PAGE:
The visitor pack also includes discount vouchers to major Melbourne attractions and a decorative Myki card wallet, so that may add to the incentive to pick one up.

The standard bus stop is within the public transport interchange on Grants Road, near Terminal 4 (so allow 15 minutes walk from Terminal 1, and 10 minutes walk from Terminals 2 and 3). Look for the orange-and-white PTV sign inside the interchange.

Here you board any of these bus routes, all of which head to Airport West Shopping Centre:

"Touch on" the card (as the jargon goes) against a Myki reader on board, and take a seat.

Between them, the 478 and 479 buses run every half-hour from about 6.30am to 8pm on weekdays (and hourly between 8am and 7pm at weekends). It takes 15 minutes to reach the terminus of the 59 tram, which is next to the Dromana Ave/Matthews Ave bus stop.

Note that this is the second-last bus stop on the route; if you doze off you'll end up at the Airport West Shopping Centre, one stop further on (don't worry if this happens, it's a short walk back).

Touch off your Myki card as you leave the bus, then step onto the platform at the tram terminus right next to the bus stop - you'll recognise it by its distinctive green signage.

Trams run later and more frequently than the buses, so sit back and wait for a number 59 tram to Flinders Street Station in the city centre (timetable here).

Touch on your card again when you board the tram, and relax - you'll be in Melbourne's central business district in about 50 minutes, with plenty of interesting suburbia to view on the way (if you're a Dame Edna Everage fan, give her a wave as you pass through Moonee Ponds).


The Myki fare between the airport and city centre in either direction is a mere $4.40. This sum is automatically subtracted from the card balance when you touch off along the route.

This fare covers both of Melbourne's fare zones, so includes all public transport for the duration of the two hours. Hence you could transfer to another tram, a bus or a train when you reach the city centre, to travel onward within the same fare.

Give me credit

The catch is that you must buy a Myki card for that non-refundable $6 purchase price; though of course you'll be able to keep using it during your stay in Melbourne, and retain it for use on any future visits.

To top up the card's credit, the easiest method is to step into any of the numerous 7-Eleven outlets in the city centre and ask the person behind the counter to do it (it can also be topped up at train stations and at Myki machines at larger tram stops).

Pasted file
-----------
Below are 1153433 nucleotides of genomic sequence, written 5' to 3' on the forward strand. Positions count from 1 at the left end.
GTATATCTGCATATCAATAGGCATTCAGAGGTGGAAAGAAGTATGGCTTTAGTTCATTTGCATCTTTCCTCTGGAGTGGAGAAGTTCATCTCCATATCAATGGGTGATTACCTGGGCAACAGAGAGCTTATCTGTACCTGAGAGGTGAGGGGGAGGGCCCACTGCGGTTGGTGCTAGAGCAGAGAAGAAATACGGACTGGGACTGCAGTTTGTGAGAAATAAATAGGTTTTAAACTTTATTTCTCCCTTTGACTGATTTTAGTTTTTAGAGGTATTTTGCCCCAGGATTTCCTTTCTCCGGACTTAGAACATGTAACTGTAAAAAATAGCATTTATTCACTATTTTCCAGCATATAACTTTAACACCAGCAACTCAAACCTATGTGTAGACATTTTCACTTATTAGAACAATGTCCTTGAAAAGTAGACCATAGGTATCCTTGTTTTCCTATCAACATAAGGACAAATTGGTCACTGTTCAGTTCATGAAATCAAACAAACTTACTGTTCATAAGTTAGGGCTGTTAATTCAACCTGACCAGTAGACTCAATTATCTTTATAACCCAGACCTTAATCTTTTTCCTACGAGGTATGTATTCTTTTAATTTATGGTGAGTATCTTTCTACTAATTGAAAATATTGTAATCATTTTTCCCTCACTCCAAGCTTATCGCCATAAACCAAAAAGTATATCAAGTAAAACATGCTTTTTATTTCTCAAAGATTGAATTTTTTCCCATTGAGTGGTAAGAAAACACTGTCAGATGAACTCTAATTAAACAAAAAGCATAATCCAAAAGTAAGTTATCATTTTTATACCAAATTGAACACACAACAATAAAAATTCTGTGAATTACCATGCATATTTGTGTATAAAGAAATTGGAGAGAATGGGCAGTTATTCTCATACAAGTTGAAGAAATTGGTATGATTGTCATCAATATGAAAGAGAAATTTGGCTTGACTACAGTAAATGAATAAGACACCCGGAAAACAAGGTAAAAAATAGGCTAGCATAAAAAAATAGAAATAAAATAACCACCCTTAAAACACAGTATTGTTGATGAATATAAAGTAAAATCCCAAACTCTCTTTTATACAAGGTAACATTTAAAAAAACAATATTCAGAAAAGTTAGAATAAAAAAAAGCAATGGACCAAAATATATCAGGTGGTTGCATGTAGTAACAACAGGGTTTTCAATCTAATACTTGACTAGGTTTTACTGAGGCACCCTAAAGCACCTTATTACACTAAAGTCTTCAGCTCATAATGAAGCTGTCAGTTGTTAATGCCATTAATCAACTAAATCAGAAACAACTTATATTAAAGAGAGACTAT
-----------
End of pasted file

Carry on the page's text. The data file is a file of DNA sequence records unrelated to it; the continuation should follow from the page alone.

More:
To work out how much credit you need during your visit, budget $8.80 per weekday (the capped daily fare) and $6.40 per weekend day or public holiday. If you like, the 7-Eleven staffer can alternatively add a pass to the card covering all travel over seven days for $44.

So very Melbourne

The best thing about the bus+tram option, is that it gets you straight into the "being in Melbourne" vibe – the city has the world's largest tram network, and the tram is one of its most beloved icons. There's no more civilised way of travelling in the city, if you ask me.

Note that the bus+tram option isn't really suitable for people with large amounts of luggage; but if travelling with reasonably small and portable gear, go for it.

So happy flying - and enjoy the cheap ride by tram to/from Melbourne Airport.


  1. Well there you go! I never realised one could take a tram/bus combo to Melbourne Airport. Thanks for the tip.

    1. No problem. It's a bit of a niche choice, but fun nonetheless.

  2. I'll be staying very near QVM in coming June with my family (+ a senior). On return trip to airport, do you think taking this tram+bus is preferable over Bus901?

    1. If you can time it right, that could be slightly better as the 59 tram will pick you up right from the Queen Vic Market - though also the QVM isn't far from Melbourne Central Station if you want to take the train+bus. Do your homework first with timetables and the tram+bus option would be a good option.